[Tech] password in guest session

Christian Einfeldt einfeldt at gmail.com
Thu Jun 30 14:03:10 PDT 2016

thanks to everyone who replied to this thread!  working on it at the
shelter now.  Thx!

On Thu, Jun 30, 2016 at 3:06 AM, Michael Paoli <
Michael.Paoli at cal.berkeley.edu> wrote:

> Hmmmm, not sure about "session", but ...
> In general, if password isn't set on account, user can set password on
> their account.  E.g. they use passwd command, or take most any action
> (e.g. GUI) that lets them set/change their password, and they can
> set/change their password - if no password is present, they don't have
> to provide old password to set a new one.
> So, ... is password set on account?  Again, I don't know about "session",
> but it's pretty easy to see if password is set on account.
> As root (using sudo, or whatever), have a peek at the file
> /etc/shadow
> It's colon (:) separated data (see also shadow(5)).
> Do NOT edit that file directly; do notice the account in question,
> notably line for guest which will be guest in the first field (if
> that in fact is the account name).  Oh, and don't show us any
> of the 2nd field data (lest folks on 'da Internet be cracking
> passwords - this is also publicly archived list).
> If the 2nd field is empty, there is no password on the account.
> If the 2nd field isn't empty, a password will be prompted for
> (and there may or may not be a password that works, depending on
> what exactly is in the field - typically it would be a form of
> salted hash of the password, but it could also be certain strings
> which will never match a password to the data in the field, e.g.
> if the strings is or starts with * or ! it is unmatchable, and in
> the latter case, also locked.
> In any case, one can prevent a user, e.g. guest, from setting or
> changing their password.  This is done by using password aging.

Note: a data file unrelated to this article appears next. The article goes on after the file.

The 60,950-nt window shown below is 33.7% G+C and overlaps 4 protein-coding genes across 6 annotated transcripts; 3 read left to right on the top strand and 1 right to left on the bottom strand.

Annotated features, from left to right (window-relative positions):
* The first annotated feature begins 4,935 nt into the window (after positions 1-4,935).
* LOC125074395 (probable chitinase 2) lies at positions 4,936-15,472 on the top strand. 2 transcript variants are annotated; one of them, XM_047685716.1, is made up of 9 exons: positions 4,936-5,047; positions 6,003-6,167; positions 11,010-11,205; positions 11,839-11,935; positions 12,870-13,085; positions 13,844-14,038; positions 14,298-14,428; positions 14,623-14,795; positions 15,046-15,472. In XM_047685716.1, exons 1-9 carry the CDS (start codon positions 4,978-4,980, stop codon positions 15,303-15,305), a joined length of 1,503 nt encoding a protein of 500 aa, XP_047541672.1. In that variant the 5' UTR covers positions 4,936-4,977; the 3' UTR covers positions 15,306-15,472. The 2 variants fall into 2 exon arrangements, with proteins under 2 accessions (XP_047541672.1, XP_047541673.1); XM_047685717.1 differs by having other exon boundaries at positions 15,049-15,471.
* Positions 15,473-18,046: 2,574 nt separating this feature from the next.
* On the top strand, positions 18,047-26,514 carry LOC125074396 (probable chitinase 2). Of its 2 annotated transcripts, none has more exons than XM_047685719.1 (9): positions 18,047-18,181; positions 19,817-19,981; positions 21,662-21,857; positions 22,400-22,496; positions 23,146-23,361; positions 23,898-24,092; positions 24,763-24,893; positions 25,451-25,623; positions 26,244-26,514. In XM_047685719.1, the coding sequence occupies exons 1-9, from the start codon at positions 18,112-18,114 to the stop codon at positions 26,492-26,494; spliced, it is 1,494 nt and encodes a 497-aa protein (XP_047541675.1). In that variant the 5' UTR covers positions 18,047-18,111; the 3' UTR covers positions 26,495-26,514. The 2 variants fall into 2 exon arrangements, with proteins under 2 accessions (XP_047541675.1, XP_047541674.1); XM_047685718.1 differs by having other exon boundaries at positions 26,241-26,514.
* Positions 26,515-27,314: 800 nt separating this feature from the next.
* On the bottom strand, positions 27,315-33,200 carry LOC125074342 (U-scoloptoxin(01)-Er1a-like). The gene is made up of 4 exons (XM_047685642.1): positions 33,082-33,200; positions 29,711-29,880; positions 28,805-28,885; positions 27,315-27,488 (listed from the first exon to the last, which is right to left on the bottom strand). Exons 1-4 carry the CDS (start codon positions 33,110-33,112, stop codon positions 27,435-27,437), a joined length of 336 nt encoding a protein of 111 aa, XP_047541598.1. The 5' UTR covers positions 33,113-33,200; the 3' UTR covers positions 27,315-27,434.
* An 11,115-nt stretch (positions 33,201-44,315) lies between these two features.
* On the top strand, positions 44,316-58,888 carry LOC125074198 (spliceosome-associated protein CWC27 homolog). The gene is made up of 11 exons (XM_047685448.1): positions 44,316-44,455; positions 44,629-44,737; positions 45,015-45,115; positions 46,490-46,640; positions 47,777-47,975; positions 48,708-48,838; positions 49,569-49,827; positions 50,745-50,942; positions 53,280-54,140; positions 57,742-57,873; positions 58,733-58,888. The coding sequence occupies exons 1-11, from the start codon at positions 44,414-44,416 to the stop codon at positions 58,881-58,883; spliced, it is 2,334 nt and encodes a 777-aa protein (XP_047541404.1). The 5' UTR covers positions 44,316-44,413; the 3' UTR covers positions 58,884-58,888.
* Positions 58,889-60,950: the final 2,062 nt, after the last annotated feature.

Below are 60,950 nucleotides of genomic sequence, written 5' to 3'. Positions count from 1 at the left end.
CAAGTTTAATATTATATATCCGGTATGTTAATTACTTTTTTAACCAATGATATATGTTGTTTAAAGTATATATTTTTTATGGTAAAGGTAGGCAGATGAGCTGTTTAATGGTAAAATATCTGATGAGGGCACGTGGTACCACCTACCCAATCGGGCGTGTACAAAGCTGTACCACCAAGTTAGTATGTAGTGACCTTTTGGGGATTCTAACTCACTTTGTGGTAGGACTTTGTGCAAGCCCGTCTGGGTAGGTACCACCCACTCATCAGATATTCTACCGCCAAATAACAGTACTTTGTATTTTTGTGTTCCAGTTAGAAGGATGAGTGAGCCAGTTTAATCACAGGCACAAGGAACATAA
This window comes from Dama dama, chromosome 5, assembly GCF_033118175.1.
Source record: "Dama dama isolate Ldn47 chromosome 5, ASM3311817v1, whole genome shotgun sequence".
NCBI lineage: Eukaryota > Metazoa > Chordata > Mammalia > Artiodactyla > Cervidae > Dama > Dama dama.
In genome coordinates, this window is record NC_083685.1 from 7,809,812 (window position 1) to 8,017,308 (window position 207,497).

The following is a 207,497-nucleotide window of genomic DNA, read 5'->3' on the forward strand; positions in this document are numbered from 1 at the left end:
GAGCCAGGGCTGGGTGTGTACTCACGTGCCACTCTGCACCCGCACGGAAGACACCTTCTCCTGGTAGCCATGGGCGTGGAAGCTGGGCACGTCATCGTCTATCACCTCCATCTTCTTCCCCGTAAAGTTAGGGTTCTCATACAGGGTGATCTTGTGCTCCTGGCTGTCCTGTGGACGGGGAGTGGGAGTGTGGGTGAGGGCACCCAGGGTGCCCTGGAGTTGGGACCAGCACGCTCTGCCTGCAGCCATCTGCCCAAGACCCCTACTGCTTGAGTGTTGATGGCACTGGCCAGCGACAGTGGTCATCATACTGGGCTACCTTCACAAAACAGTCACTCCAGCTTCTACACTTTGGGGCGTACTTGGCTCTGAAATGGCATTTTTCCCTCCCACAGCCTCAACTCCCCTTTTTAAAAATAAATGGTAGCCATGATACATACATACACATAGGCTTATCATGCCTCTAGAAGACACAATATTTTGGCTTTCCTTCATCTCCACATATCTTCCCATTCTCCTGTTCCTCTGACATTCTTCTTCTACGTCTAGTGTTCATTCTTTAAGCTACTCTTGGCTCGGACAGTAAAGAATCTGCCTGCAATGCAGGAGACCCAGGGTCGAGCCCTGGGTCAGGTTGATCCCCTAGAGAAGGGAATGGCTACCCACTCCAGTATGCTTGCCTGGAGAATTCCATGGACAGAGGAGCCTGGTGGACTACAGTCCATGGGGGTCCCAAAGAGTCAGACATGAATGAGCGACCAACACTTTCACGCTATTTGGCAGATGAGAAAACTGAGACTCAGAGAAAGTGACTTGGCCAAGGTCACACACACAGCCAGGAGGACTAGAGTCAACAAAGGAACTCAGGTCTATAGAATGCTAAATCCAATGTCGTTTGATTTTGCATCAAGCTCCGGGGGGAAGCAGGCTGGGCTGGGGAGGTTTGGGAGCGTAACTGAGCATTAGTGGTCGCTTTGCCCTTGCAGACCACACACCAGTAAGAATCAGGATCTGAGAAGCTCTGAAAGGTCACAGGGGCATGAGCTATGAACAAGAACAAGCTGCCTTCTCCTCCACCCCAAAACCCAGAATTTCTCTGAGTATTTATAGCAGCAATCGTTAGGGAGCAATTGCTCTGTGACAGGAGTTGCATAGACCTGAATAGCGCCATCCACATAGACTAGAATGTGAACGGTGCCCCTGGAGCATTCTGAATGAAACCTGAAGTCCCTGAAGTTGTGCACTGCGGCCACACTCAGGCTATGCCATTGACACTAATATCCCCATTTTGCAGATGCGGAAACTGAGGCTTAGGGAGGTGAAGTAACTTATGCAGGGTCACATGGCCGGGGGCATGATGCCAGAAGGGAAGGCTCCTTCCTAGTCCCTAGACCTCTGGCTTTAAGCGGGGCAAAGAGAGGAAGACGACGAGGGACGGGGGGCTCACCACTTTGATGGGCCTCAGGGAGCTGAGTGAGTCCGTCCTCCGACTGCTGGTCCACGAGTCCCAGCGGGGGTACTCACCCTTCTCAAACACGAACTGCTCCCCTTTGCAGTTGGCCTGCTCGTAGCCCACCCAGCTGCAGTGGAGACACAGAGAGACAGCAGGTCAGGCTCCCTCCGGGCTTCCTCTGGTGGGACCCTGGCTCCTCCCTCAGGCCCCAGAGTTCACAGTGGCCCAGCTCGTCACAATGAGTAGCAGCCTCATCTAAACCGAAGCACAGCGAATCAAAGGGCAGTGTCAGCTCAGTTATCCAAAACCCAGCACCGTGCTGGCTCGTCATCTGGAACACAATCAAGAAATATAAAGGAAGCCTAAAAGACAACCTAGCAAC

> Password aging is generally used to do things like force a user
> to change their password - but likewise it can also be used to
> force a user to never be able to change their password - the
> latter probably being what you want in this case.
> So ... how would we set aging so user can't change their
> password, and also remove user's password?  As root,
> would do something like this (where I show leading
> "# " as root's PS1 prompt):
> # chage -E -1 -I -1 -M -1 -m 99999 -W -1 guest && passwd -d guest
> The first bit of that disables all the aging, except setting a minimum
> number of
> days between password changes of 99999 (see also further below), and the
> second
> part removes any password that's present on the account.
> And, example showing that they then can't change it (except on the host
> I tested on, I used account test, rather than guest):
> $ id -nu
> michael
> $ su - test
> test at debian:~$ id -nu
> test
> test at debian:~$ su - test -c 'echo did not ask for password as there is
> none'
> did not ask for password as there is none
> test at debian:~$ passwd
> Enter new UNIX password:
> Retype new UNIX password:
> passwd: Authentication token manipulation error
> passwd: password unchanged